The British New Wave of the late '50s and early '60s, much like its more loudly heralded French counterpart, arose from filmmakers who rejected the bourgeois timidity of their national cinema and strove to liberate the form. Alongside fellow directors like Karel Reisz (Saturday Night And Sunday Morning) and Tony Richardson (The Loneliness Of The Long Distance Runner), Lindsay Anderson released a "Free Cinema" manifesto which advocated productions outside the system—made on the cheap and in black-and-white—that cast an eye on the ordinary struggles of working-class Brits. These "kitchen-sink" melodramas would henceforth become a hallmark of British cinema, and none was better than Anderson's 1963 debut feature, This Sporting Life, which is all raw nerves and volcanic emotion.
As a miner turned rugby star in the grim town of Wakefield, a young Richard Harris seems like the bridge between Marlon Brando in A Streetcar Named Desire and Robert De Niro in Raging Bull, a portrait of volatile, inarticulate masculinity that's just shy of animal magnetism. For no reason other than simple envy, Harris picks a fight with members of the local rugby team, whose arrogant owner (Alan Badel) is impressed enough by his ferocity to give him a tryout. Harris soon becomes a sensation on the field for his bruising style, but his newfound riches and popularity don't translate into happiness in his romantic life. He falls in love with landlady Rachel Roberts, a recent widow who eventually submits to his advances, but treats him coldly—partly out of bereavement, but mostly due to his coarseness and lack of sensitivity.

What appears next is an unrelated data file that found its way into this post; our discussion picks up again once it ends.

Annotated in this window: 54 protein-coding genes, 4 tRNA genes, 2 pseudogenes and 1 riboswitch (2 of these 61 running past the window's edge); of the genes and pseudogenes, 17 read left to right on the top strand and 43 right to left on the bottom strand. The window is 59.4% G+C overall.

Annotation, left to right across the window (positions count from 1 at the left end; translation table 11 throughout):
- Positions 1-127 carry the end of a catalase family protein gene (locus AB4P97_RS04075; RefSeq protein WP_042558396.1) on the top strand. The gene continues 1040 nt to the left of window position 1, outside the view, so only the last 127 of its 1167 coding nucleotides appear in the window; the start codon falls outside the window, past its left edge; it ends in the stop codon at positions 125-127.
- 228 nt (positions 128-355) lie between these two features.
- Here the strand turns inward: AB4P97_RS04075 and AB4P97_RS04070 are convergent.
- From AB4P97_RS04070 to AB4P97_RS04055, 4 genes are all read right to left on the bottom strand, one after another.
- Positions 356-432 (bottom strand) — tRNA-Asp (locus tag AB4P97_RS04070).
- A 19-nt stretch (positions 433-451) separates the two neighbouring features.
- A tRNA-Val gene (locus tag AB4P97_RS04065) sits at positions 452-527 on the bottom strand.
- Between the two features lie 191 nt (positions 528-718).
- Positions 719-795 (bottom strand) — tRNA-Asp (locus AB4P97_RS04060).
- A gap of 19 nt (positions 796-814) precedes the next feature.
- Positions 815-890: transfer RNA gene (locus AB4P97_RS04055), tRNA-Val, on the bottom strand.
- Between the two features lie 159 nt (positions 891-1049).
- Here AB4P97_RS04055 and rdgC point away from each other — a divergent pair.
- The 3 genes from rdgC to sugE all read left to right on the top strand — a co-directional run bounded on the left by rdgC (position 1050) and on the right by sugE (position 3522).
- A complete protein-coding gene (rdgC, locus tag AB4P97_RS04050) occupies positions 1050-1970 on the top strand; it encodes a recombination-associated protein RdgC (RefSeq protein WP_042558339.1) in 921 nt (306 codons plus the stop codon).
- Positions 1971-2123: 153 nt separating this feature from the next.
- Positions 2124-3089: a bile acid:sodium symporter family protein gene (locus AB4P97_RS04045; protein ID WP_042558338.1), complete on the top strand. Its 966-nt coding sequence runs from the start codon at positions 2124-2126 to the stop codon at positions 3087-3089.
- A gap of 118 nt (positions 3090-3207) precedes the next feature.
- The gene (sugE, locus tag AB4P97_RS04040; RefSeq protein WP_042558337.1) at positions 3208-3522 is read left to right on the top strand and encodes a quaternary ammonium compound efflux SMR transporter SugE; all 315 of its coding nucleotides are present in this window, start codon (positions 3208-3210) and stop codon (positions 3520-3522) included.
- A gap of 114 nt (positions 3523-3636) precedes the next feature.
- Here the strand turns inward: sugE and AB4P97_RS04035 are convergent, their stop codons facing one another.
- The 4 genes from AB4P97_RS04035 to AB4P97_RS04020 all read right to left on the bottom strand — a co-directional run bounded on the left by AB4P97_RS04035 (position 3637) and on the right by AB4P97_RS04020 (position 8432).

Though Anderson would veer into full-blown surrealism later with the better-known If . and O, Lucky Man!, he devotes This Sporting Life to an unvarnished realism that had little precedent. At the same time, he experiments freely with time, telling Harris' story through densely interwoven flashbacks and associative edits that keep the film from shrinking into four-walled histrionics. His poetic montages of rugby action reduce this gentleman's game to its brutal essence, which then fade seamlessly to Harris' failed attempts to wield the same power on the domestic pitch. Harris' haunted eyes carry a wealth of feeling, but when he finally brings himself to say, "I love you," he gets the contempt he deserves.
Key features: A solid commentary track by Anderson scholar Paul Ryan, with some added musings from 75-year-old Sporting Life screenwriter and novelist David Storey, on disc one. The supplemental second disc has a pair of formative Anderson documentary shorts, a 30-minute profile, and the director's poignant hourlong swansong, 1993's Is That All There Is?